Life as an Swapabee Intern
My name is Siobhan and I am a 3rd year International Events Management Student at Glasgow Caledonian University. Over lockdown I have been educating myself about sustainable fashion and began upcycling clothes. I started a sustainable fashion account on Instagram (@flipit_n_reverseit ) and joined a community of people sharing what they have learnt about the fashion industry and ways to be more sustainable.
Although I had this new hobby to keep me busy, I was becoming increasingly worried the effects coronavirus would have on my degree, work experience and chance of getting a job.
Online work had never crossed my mind until I was scrolling on Instagram one day and I came across Swapabee. The company are a sustainable swapping app where you can exchange your old things. My first impressions were one of amazement and that I would love to get into something like that one day. I looked on their page and they had a post-up looking for marketing interns. I could not believe my luck – it was paid online work in sustainability!
I was put on a voluntary trial period over the Summer where I had a different task each week from creating a press release to making a social media post to gain more signups for the app.
I used my interest in sustainable fashion to my advantage and created a virtual swap shop where people swapped their old clothes via the swapabee app. I always find no matter what job you are in remembering your transferable skills is so important.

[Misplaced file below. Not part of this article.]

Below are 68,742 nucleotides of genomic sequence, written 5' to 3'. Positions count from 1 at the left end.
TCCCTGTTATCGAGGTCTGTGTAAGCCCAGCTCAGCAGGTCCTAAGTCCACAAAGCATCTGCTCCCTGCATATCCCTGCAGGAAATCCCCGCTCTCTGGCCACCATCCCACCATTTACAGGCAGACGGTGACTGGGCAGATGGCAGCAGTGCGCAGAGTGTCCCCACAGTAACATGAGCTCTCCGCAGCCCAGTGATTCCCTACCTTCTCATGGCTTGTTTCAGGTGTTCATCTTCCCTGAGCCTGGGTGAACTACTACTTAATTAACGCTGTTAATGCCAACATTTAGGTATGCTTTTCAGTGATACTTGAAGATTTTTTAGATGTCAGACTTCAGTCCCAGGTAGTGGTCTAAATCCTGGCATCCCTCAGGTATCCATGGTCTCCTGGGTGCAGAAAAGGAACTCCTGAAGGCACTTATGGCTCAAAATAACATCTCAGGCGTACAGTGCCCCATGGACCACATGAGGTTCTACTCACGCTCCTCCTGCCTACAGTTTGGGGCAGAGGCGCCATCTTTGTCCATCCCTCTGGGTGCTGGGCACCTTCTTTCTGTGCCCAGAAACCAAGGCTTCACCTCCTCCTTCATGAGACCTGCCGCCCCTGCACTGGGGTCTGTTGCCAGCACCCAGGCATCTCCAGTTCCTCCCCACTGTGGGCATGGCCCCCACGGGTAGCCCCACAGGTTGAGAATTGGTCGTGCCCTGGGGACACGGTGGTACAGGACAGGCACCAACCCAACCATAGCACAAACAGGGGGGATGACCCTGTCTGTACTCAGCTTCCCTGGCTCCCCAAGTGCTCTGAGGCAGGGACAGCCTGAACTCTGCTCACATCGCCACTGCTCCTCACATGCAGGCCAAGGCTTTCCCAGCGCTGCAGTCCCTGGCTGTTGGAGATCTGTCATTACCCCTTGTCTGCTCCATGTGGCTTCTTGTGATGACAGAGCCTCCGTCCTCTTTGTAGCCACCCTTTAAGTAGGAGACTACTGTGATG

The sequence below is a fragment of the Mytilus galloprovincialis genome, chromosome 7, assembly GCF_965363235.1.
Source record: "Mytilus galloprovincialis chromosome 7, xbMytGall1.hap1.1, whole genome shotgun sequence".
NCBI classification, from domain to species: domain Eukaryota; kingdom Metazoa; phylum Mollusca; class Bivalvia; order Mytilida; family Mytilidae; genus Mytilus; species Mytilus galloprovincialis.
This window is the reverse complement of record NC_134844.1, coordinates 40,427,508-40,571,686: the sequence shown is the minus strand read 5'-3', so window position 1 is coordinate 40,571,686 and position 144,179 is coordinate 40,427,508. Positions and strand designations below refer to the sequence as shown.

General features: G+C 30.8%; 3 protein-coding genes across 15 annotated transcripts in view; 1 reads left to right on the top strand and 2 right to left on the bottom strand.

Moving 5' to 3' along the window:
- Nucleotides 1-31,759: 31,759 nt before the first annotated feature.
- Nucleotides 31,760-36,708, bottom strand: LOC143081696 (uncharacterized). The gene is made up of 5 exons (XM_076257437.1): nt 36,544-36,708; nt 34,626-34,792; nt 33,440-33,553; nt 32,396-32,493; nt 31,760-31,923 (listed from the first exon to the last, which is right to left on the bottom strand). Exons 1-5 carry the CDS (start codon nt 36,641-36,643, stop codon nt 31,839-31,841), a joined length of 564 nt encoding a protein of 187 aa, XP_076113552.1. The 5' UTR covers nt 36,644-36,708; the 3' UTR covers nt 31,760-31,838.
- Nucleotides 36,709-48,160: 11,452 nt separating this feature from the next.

In September I was selected along with a few others to join the Swapabee student ambassadors’ team. I work ten hours per week which equates to £500 a month. My hours are flexible which is perfect to fit around my studies.
My main jobs are running the Pinterest, organising workshops/ swapping events for schools and universities and distributing facemasks for promotion. We communicate regularly over a group chat and send our hour sheets every second week.
For the Pinterest account I create different boards with graphics about circular economy, sustainable fashion and the benefits of swapping. I am just starting with this but it is very enjoyable to be creative and hopefully as it builds it will become a great marketing tool for the app.
For the virtual workshops I have been working with another intern and together we have been liaising with universities and their societies. Our workshops are held over zoom and we teach the scary statistics of items going to landfill each year and the impact this has on the environment. Then we show attendees small changes they can make to help reduce this through swapping.
It is very interactive with quizzes and games and everyone who downloads and swaps with the app receives a free face mask.
Currently I have been handing out face masks to student accommodations for students who download the app as we cannot physically hand them out at universities or at our workshops.
The company was set up by Jesse Jalore who previously worked as digital marketing director for companies across Europe. He has an executive team of three other co-founders together with volunteers and a student ambassador team.
His idea came for the app through realising the number of unwanted items we hold onto in our homes that end up wasted. Everyone has that drawer or even cupboard full of unused or unwanted things. Instead of wasting these items they could be swapped and you could have something new you would use instead. The app is really relative to the saying ‘one person’s trash is another person’s treasure’.
Currently the app is set up in the UK and has just launched in the US. Working with Swapabee so far has been amazing and all my co-workers are brilliant. The team is full of like-minded people who care about the environment and are passionate about the growth of the company.
I can see myself progressing in this role as I have already learnt so much and can’t wait to see where it takes me. Perhaps by the end of my contract as a student intern this could lead to a full time marketing job.
If you are interested in a Swapbee workshop email me, email@example.com
by Siobhan Duff